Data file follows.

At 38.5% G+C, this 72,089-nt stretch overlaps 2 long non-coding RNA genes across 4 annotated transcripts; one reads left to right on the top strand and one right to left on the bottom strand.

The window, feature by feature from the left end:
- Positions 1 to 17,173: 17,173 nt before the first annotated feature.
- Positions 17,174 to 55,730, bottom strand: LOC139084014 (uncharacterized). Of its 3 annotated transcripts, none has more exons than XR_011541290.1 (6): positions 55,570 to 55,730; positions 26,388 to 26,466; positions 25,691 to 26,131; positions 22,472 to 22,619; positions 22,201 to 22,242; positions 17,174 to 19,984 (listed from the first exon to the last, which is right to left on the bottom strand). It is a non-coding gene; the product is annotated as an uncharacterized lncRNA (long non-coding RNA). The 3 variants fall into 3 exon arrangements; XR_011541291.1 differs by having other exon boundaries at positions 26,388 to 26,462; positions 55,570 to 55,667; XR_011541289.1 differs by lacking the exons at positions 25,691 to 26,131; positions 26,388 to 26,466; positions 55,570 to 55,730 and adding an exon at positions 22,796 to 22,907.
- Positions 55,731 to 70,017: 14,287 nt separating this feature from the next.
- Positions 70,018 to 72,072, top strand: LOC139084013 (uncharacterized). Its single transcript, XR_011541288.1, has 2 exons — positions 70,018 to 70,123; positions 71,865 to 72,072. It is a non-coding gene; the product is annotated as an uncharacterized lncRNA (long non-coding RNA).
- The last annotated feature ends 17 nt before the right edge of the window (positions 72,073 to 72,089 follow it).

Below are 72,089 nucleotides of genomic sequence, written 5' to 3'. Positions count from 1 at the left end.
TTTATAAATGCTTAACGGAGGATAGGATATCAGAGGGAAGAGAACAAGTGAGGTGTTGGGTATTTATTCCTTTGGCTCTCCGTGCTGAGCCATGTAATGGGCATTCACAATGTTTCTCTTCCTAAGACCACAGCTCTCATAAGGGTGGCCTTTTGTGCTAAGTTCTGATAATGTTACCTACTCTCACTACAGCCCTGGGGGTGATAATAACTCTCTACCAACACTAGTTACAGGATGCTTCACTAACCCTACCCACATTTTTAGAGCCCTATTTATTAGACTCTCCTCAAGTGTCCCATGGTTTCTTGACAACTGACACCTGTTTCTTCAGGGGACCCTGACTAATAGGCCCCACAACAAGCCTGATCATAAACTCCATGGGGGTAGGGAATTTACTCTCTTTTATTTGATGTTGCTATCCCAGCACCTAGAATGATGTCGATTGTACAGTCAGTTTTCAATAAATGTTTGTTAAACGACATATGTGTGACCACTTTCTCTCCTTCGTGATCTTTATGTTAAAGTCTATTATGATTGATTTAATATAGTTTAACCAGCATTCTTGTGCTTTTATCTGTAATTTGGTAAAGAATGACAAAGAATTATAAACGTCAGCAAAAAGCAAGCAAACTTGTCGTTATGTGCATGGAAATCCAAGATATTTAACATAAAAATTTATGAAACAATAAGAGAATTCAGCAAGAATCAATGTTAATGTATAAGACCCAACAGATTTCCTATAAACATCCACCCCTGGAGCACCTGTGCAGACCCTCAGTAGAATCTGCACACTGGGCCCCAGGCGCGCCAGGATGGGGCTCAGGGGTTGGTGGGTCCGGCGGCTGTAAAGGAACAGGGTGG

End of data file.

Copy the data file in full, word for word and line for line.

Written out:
At 38.5% G+C, this 72,089-nt stretch overlaps 2 long non-coding RNA genes across 4 annotated transcripts; one reads left to right on the top strand and one right to left on the bottom strand.

The window, feature by feature from the left end:
- Positions 1 to 17,173: 17,173 nt before the first annotated feature.
- Positions 17,174 to 55,730, bottom strand: LOC139084014 (uncharacterized). Of its 3 annotated transcripts, none has more exons than XR_011541290.1 (6): positions 55,570 to 55,730; positions 26,388 to 26,466; positions 25,691 to 26,131; positions 22,472 to 22,619; positions 22,201 to 22,242; positions 17,174 to 19,984 (listed from the first exon to the last, which is right to left on the bottom strand). It is a non-coding gene; the product is annotated as an uncharacterized lncRNA (long non-coding RNA). The 3 variants fall into 3 exon arrangements; XR_011541291.1 differs by having other exon boundaries at positions 26,388 to 26,462; positions 55,570 to 55,667; XR_011541289.1 differs by lacking the exons at positions 25,691 to 26,131; positions 26,388 to 26,466; positions 55,570 to 55,730 and adding an exon at positions 22,796 to 22,907.
- Positions 55,731 to 70,017: 14,287 nt separating this feature from the next.
- Positions 70,018 to 72,072, top strand: LOC139084013 (uncharacterized). Its single transcript, XR_011541288.1, has 2 exons — positions 70,018 to 70,123; positions 71,865 to 72,072. It is a non-coding gene; the product is annotated as an uncharacterized lncRNA (long non-coding RNA).
- The last annotated feature ends 17 nt before the right edge of the window (positions 72,073 to 72,089 follow it).

Below are 72,089 nucleotides of genomic sequence, written 5' to 3'. Positions count from 1 at the left end.
TTTATAAATGCTTAACGGAGGATAGGATATCAGAGGGAAGAGAACAAGTGAGGTGTTGGGTATTTATTCCTTTGGCTCTCCGTGCTGAGCCATGTAATGGGCATTCACAATGTTTCTCTTCCTAAGACCACAGCTCTCATAAGGGTGGCCTTTTGTGCTAAGTTCTGATAATGTTACCTACTCTCACTACAGCCCTGGGGGTGATAATAACTCTCTACCAACACTAGTTACAGGATGCTTCACTAACCCTACCCACATTTTTAGAGCCCTATTTATTAGACTCTCCTCAAGTGTCCCATGGTTTCTTGACAACTGACACCTGTTTCTTCAGGGGACCCTGACTAATAGGCCCCACAACAAGCCTGATCATAAACTCCATGGGGGTAGGGAATTTACTCTCTTTTATTTGATGTTGCTATCCCAGCACCTAGAATGATGTCGATTGTACAGTCAGTTTTCAATAAATGTTTGTTAAACGACATATGTGTGACCACTTTCTCTCCTTCGTGATCTTTATGTTAAAGTCTATTATGATTGATTTAATATAGTTTAACCAGCATTCTTGTGCTTTTATCTGTAATTTGGTAAAGAATGACAAAGAATTATAAACGTCAGCAAAAAGCAAGCAAACTTGTCGTTATGTGCATGGAAATCCAAGATATTTAACATAAAAATTTATGAAACAATAAGAGAATTCAGCAAGAATCAATGTTAATGTATAAGACCCAACAGATTTCCTATAAACATCCACCCCTGGAGCACCTGTGCAGACCCTCAGTAGAATCTGCACACTGGGCCCCAGGCGCGCCAGGATGGGGCTCAGGGGTTGGTGGGTCCGGCGGCTGTAAAGGAACAGGGTGG